Posted in Blog, Something Different

Getting Out of Limbo

When I was 22 (only eight years ago and yet it feels like a life time) I graduated from my Bachelor of Education degree and took my first teaching job. For the first two terms I felt like an imposter, a fraud who was going to be found out at any second. Partly this was because I’d taken a job teaching at my old high school (where I’d been a student only four years earlier) and was still getting over calling my old teachers by their first names but for the most part I think it was that limbo that comes with starting down a new career path. By my fourth year as a teacher I felt like a belonged in the classroom.

Now, I’ve sent out my manuscript to two publishers. I wrote it, rewrote it, asked other people to read it and incorporated their feedback into my work, polished some more, rewrote some more, polished again until I had to wear sunglasses just to glance at it, and sent it out into the world.

I am pretty extremely absolutely sure that my manuscript won’t find a publisher this time round but in the meantime I back in limbo. I’m committed to writing as a career but I’m not yet published (or getting paid). So I keep writing, writing, writing.

But how do you deal with the limbo stage? I’d love some ideas on how to get through it, because I could be here for looooooong time.

Author:

I'm a writer, reader, wife, mother and lover of chocolate. I write fiction for children and young people, as well as quality content for those who want to create meaningful engagement with their audience. You can see samples of my work at wendyallottwrites.com. I also blog at wendyallott.com, providing advice to young fiction writers.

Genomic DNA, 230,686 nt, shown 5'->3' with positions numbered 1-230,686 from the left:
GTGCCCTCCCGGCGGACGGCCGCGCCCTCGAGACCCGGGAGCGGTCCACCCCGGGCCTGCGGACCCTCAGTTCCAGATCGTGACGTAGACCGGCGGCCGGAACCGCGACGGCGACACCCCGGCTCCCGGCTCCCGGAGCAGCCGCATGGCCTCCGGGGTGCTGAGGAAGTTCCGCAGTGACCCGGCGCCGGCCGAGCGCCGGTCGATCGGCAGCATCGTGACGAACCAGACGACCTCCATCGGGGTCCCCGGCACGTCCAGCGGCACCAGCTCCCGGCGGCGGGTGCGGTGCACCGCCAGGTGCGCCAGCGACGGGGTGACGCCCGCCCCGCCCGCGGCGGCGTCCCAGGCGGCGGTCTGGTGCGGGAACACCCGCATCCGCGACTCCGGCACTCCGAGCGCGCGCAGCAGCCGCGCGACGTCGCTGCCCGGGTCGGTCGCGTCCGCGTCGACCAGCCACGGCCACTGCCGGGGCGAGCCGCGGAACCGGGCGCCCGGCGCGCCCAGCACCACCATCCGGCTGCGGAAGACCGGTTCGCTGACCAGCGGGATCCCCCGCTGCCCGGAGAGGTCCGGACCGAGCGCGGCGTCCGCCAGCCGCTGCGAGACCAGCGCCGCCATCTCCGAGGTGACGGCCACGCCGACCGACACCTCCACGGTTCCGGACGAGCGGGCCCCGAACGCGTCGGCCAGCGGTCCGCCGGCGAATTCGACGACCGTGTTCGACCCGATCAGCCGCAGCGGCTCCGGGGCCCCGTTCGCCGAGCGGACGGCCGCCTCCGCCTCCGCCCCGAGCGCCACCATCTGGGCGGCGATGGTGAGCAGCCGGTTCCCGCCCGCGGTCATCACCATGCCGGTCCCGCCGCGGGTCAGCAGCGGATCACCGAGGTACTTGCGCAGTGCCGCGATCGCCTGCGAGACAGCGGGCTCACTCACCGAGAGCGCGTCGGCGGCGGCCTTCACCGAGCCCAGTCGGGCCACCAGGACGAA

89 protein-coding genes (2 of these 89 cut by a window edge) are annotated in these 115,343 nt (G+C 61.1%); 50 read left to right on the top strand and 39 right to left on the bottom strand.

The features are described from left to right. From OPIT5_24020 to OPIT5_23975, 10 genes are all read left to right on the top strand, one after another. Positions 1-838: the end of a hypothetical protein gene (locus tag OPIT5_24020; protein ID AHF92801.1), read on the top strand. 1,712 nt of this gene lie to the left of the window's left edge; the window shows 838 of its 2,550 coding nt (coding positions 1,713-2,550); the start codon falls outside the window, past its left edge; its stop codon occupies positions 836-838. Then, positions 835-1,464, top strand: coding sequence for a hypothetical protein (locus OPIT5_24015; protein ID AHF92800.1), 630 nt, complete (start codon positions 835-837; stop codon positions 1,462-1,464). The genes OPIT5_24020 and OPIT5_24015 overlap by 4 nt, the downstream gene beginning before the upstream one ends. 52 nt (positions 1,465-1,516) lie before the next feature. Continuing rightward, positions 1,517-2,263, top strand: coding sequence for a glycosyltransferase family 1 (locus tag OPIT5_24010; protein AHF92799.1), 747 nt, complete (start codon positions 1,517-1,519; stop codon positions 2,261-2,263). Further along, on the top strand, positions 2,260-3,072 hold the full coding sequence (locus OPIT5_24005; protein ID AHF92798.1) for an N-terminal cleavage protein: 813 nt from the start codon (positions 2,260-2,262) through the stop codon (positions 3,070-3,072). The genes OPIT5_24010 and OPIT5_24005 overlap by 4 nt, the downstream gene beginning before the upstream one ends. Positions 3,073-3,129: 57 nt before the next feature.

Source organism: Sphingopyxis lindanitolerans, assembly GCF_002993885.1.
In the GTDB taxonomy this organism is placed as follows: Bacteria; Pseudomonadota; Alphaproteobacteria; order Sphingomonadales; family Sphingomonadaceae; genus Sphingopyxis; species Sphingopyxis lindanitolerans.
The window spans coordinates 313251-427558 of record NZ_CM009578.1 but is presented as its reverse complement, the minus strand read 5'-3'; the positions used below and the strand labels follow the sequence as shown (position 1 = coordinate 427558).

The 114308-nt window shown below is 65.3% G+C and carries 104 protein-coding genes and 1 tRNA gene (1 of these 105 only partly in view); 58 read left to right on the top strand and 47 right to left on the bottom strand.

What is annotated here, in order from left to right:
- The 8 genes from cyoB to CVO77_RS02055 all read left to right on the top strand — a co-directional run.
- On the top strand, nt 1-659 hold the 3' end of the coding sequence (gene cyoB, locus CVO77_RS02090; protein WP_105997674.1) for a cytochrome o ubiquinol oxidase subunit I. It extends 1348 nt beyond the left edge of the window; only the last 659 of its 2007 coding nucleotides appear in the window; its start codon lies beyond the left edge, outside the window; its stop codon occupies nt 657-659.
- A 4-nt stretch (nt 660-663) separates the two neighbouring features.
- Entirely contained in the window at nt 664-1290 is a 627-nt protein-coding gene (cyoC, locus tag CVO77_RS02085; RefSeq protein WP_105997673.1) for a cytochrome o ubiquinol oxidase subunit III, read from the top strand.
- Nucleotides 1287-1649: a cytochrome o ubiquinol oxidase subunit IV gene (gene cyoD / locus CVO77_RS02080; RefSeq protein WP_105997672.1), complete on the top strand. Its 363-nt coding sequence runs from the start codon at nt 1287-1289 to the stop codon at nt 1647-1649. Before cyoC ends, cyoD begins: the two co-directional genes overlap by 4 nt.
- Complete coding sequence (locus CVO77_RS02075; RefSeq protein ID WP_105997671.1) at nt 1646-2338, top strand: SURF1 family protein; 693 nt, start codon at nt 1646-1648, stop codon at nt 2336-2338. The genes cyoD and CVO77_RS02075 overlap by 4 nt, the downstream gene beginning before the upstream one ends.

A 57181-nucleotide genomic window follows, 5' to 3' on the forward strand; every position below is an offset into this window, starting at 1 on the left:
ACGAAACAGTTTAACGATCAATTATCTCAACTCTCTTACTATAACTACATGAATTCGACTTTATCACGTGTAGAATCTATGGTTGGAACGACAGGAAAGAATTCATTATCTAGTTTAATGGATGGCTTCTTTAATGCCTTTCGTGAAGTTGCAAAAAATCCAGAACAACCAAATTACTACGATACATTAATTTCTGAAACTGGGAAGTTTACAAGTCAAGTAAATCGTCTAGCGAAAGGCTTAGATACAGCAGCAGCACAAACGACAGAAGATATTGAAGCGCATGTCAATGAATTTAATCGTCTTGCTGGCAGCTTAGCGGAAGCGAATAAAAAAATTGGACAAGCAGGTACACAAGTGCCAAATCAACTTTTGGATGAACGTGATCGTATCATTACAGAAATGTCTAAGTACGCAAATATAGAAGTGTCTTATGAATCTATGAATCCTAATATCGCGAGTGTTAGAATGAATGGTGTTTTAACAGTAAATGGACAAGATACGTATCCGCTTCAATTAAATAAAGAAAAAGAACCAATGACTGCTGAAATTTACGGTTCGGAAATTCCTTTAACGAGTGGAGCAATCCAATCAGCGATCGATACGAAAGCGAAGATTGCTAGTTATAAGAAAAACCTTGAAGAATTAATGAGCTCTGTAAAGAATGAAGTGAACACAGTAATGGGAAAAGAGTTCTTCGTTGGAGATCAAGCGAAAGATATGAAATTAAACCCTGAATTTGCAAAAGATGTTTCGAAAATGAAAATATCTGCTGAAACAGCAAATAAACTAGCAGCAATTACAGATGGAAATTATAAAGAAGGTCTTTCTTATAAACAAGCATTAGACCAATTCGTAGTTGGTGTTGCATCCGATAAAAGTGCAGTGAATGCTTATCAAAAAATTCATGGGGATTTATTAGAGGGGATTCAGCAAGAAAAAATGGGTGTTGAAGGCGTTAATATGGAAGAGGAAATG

6 thoughts on “Getting Out of Limbo

  1. Think out of the box. EVERYbody sends in a manuscript and I know from experience from the receivers side that they simply are not always read. I’d be thinking about what I could do to stand out Wendy and make it happen, not wait for it to come to me.

    I’d also keep growing the list of other publishers to attack.
    I’d use my blog to build my audience for my writing (https://theeditorsjournal.wordpress.com/category/blogging/) because many, many publishers have given deals to people just based on the audience they have already acquired, be that as a reality TV star, an online chef or a blogger.

    1. Sorry It’s taken me so long to reply to your comment. It’s been a crazy week.

      How is your self publishing journey going? And was this a decision made from your experience of traditional publishing or something else?

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